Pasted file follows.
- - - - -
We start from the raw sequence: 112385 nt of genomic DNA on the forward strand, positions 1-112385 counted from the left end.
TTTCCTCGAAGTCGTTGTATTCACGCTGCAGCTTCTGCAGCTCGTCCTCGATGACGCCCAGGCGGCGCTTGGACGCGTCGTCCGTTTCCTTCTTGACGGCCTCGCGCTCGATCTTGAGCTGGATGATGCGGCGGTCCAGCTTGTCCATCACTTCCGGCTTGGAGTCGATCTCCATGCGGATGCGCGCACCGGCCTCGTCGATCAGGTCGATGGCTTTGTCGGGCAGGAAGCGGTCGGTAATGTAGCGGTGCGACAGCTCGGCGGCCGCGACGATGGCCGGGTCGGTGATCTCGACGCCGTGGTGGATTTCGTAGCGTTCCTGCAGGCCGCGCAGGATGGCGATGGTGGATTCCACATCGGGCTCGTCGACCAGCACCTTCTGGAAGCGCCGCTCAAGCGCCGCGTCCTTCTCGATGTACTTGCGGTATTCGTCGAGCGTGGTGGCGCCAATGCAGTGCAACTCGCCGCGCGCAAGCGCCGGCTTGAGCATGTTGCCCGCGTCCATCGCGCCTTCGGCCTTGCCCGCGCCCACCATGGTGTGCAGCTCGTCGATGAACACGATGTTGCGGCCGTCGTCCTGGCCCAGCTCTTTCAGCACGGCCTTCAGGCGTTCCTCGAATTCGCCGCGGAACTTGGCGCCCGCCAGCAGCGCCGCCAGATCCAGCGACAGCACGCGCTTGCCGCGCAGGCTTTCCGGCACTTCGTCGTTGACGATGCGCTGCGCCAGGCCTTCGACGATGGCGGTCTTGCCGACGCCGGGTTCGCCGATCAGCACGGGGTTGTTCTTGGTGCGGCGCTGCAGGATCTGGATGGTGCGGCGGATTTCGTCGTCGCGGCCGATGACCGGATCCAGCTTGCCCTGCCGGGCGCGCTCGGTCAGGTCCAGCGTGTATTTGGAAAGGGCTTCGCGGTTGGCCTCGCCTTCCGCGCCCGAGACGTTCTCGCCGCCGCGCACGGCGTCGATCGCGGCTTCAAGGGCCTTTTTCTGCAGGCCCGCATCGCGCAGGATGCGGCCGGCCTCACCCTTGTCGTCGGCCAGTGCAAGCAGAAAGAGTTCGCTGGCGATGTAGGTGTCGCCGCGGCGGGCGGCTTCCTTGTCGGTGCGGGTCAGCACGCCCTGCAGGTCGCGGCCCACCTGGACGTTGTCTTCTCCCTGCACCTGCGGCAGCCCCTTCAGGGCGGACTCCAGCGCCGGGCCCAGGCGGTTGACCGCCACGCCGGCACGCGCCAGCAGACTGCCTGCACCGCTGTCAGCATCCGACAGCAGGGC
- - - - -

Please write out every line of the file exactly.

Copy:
We start from the raw sequence: 112385 nt of genomic DNA on the forward strand, positions 1-112385 counted from the left end.
TTTCCTCGAAGTCGTTGTATTCACGCTGCAGCTTCTGCAGCTCGTCCTCGATGACGCCCAGGCGGCGCTTGGACGCGTCGTCCGTTTCCTTCTTGACGGCCTCGCGCTCGATCTTGAGCTGGATGATGCGGCGGTCCAGCTTGTCCATCACTTCCGGCTTGGAGTCGATCTCCATGCGGATGCGCGCACCGGCCTCGTCGATCAGGTCGATGGCTTTGTCGGGCAGGAAGCGGTCGGTAATGTAGCGGTGCGACAGCTCGGCGGCCGCGACGATGGCCGGGTCGGTGATCTCGACGCCGTGGTGGATTTCGTAGCGTTCCTGCAGGCCGCGCAGGATGGCGATGGTGGATTCCACATCGGGCTCGTCGACCAGCACCTTCTGGAAGCGCCGCTCAAGCGCCGCGTCCTTCTCGATGTACTTGCGGTATTCGTCGAGCGTGGTGGCGCCAATGCAGTGCAACTCGCCGCGCGCAAGCGCCGGCTTGAGCATGTTGCCCGCGTCCATCGCGCCTTCGGCCTTGCCCGCGCCCACCATGGTGTGCAGCTCGTCGATGAACACGATGTTGCGGCCGTCGTCCTGGCCCAGCTCTTTCAGCACGGCCTTCAGGCGTTCCTCGAATTCGCCGCGGAACTTGGCGCCCGCCAGCAGCGCCGCCAGATCCAGCGACAGCACGCGCTTGCCGCGCAGGCTTTCCGGCACTTCGTCGTTGACGATGCGCTGCGCCAGGCCTTCGACGATGGCGGTCTTGCCGACGCCGGGTTCGCCGATCAGCACGGGGTTGTTCTTGGTGCGGCGCTGCAGGATCTGGATGGTGCGGCGGATTTCGTCGTCGCGGCCGATGACCGGATCCAGCTTGCCCTGCCGGGCGCGCTCGGTCAGGTCCAGCGTGTATTTGGAAAGGGCTTCGCGGTTGGCCTCGCCTTCCGCGCCCGAGACGTTCTCGCCGCCGCGCACGGCGTCGATCGCGGCTTCAAGGGCCTTTTTCTGCAGGCCCGCATCGCGCAGGATGCGGCCGGCCTCACCCTTGTCGTCGGCCAGTGCAAGCAGAAAGAGTTCGCTGGCGATGTAGGTGTCGCCGCGGCGGGCGGCTTCCTTGTCGGTGCGGGTCAGCACGCCCTGCAGGTCGCGGCCCACCTGGACGTTGTCTTCTCCCTGCACCTGCGGCAGCCCCTTCAGGGCGGACTCCAGCGCCGGGCCCAGGCGGTTGACCGCCACGCCGGCACGCGCCAGCAGACTGCCTGCACCGCTGTCAGCATCCGACAGCAGGGC